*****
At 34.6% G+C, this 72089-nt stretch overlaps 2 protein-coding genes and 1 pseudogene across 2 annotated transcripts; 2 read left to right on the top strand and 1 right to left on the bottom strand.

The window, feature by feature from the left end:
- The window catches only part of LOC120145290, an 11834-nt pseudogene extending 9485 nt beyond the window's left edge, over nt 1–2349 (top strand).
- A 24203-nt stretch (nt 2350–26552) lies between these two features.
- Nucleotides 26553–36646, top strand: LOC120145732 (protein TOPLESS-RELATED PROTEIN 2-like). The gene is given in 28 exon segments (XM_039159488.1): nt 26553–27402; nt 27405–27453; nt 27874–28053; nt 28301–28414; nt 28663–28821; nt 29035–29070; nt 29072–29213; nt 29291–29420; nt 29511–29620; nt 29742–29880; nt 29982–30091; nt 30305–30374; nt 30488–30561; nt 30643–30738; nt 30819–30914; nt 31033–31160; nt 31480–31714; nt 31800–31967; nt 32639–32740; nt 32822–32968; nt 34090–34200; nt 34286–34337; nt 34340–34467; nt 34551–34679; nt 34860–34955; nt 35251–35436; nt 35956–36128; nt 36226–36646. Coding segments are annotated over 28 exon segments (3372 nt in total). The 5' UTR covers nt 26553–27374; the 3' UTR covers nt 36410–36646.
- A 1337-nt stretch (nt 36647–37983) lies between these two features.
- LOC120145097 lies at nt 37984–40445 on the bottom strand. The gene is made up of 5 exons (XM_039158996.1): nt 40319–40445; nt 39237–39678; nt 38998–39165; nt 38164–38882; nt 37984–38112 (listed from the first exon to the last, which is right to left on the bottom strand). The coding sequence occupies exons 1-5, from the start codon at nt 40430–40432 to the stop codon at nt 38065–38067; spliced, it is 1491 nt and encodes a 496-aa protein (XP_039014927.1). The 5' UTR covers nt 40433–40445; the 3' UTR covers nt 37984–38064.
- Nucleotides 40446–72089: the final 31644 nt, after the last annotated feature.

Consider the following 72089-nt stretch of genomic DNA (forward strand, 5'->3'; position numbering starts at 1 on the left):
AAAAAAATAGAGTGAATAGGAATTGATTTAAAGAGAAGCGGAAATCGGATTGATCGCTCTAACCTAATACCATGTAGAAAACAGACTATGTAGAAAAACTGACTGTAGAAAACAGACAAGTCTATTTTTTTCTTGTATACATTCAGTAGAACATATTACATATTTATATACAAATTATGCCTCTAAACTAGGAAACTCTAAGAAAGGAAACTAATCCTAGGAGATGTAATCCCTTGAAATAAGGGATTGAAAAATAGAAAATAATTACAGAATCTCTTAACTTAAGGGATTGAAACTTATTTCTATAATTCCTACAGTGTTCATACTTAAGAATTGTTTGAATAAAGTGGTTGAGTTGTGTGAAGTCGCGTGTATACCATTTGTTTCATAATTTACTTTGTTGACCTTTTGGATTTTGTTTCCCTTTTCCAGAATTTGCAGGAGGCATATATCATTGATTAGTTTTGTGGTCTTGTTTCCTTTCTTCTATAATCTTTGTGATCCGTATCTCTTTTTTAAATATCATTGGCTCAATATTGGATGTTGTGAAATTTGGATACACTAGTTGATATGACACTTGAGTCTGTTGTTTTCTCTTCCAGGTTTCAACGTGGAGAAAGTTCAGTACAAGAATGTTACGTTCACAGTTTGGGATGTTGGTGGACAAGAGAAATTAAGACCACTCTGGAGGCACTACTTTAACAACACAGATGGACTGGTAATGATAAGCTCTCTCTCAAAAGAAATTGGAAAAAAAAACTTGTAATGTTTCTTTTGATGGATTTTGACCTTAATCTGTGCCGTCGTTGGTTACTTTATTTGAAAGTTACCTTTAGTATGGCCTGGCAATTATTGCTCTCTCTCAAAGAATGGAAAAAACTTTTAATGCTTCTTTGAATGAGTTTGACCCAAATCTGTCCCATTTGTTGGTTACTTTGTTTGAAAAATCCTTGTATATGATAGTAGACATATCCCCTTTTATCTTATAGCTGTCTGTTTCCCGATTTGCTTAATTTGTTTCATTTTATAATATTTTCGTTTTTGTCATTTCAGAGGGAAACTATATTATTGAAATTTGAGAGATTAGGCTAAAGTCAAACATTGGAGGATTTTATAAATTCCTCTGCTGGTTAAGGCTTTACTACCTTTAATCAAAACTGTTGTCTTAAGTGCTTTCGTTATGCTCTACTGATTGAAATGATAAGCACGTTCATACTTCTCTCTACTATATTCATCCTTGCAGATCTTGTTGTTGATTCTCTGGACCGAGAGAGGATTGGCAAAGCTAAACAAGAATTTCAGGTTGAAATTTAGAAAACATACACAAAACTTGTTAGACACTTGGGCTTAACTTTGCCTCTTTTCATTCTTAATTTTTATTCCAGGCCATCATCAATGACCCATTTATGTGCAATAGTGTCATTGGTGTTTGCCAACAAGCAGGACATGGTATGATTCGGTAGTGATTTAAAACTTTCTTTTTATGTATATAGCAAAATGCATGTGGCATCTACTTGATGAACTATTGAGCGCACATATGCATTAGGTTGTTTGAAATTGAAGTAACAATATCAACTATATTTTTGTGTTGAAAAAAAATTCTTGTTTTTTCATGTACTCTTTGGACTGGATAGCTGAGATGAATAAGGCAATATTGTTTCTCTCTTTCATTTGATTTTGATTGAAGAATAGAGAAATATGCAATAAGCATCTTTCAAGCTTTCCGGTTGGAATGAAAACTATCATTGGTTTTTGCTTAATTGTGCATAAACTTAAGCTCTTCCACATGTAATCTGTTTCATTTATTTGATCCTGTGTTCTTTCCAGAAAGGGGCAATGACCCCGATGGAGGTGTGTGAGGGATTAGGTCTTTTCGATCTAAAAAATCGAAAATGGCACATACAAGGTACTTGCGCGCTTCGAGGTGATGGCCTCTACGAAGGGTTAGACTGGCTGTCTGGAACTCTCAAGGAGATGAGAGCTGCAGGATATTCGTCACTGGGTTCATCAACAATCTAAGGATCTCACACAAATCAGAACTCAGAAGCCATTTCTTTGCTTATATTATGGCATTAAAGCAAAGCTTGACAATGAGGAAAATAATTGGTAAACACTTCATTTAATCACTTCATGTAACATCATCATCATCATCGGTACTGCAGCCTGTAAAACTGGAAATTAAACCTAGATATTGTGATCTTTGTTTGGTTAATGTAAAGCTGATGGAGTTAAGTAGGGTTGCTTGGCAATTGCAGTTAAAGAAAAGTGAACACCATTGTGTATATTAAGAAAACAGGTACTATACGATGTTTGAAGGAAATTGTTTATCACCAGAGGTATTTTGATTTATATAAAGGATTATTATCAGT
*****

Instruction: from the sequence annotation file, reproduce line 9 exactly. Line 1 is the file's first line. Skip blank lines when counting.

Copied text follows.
Consider the following 72089-nt stretch of genomic DNA (forward strand, 5'->3'; position numbering starts at 1 on the left):